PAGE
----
What is the Most Influential History Journal?
Google Scholar, Google’s specialized search engine for scholarly literature, uses the h-index to measure the impact of scholarly articles. Created by University of California, San Diego physicist Jorge E. Hirsch in 2005, the h-index is one of several attempts to quantify the productivity and quality of scholars. The index is a relatively simple measurement, using only the most highly-cited articles in its formulation.
Though designed to rank the contributions of individual scientists, the h-index can also be applied to researchers and publications, and according to Professor Hirsch the index will also give reasonably accurate rankings for arts and humanities journals, though it will be less reliable for individual researchers given the book-driven nature of the discipline.
Though the top two history journals are both economics-focused (and The Journal of Economic History is noted for its cliometric approach), Hirsch says that the h-index does not favor quantitative over non-quantitative research.
Paul W. Rhode, one of the editors of The Journal of Economic History, was unsurprised by the high ranking, though he cautioned against reading too much into it. “We’re not a psychology journal, publishing lots of small articles that cite each other,” he said. “We’re a high-quality journal that publishes serious stuff that gets attention over the long run. That’s what we do.”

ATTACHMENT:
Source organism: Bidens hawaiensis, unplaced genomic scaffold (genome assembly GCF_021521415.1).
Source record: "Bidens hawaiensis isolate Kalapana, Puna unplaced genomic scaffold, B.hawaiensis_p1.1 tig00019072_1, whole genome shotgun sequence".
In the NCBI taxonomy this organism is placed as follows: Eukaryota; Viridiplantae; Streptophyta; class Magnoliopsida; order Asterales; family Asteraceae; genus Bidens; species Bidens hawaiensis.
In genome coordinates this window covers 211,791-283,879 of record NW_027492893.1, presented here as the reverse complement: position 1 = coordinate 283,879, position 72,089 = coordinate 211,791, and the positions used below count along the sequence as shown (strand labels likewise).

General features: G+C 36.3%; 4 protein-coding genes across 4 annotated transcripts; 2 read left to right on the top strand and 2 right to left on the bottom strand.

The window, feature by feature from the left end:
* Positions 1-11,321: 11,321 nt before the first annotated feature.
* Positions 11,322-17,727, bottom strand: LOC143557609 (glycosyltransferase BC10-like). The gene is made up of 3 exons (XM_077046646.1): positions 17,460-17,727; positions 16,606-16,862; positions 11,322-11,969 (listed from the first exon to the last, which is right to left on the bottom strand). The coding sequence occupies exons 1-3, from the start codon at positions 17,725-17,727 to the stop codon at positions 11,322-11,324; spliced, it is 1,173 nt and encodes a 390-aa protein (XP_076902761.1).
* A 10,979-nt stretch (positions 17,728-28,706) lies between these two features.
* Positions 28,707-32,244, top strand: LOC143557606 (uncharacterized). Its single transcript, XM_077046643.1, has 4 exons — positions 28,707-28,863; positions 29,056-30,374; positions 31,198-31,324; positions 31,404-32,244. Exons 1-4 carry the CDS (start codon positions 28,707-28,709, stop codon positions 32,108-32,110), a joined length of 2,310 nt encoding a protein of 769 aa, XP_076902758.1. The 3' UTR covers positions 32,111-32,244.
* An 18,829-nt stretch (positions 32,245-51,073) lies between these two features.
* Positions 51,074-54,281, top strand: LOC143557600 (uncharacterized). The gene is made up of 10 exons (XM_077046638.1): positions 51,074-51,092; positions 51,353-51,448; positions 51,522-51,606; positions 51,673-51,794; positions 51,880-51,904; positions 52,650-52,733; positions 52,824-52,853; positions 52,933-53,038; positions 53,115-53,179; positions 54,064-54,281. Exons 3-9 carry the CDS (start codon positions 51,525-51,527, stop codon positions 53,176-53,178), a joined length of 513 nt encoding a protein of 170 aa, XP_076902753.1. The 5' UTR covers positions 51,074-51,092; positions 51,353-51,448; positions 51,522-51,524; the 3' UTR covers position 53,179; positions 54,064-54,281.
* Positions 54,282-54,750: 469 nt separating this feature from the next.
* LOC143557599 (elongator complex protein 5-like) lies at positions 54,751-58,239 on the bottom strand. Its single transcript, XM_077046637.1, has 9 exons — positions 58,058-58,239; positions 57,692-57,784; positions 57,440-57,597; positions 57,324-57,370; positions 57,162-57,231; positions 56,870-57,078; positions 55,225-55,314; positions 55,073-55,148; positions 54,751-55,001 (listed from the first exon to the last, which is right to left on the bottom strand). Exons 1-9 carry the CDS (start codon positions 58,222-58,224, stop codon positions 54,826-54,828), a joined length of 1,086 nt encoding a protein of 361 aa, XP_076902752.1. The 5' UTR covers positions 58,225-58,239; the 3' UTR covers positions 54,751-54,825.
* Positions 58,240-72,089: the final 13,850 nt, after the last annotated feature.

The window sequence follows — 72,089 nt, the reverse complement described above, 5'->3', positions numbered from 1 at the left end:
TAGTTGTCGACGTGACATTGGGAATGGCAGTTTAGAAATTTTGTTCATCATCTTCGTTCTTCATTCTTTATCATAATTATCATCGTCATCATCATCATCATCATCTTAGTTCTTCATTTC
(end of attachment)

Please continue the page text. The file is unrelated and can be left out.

David Austin Walsh is the editor of the History News Network. Follow him on Twitter @davidastinwalsh.
Noting that 8 out of the 15 journals listed are published by Cambridge, Senior Commissioning Editor, HSS journals, Daniel Pearce commented:
“We are delighted to see so many Cambridge University Press history journals achieving such notable levels of citation. It is a credit to the quality of our editorial teams and authors.”
You can find out more about the history journals published by Cambridge and access sample content from them here.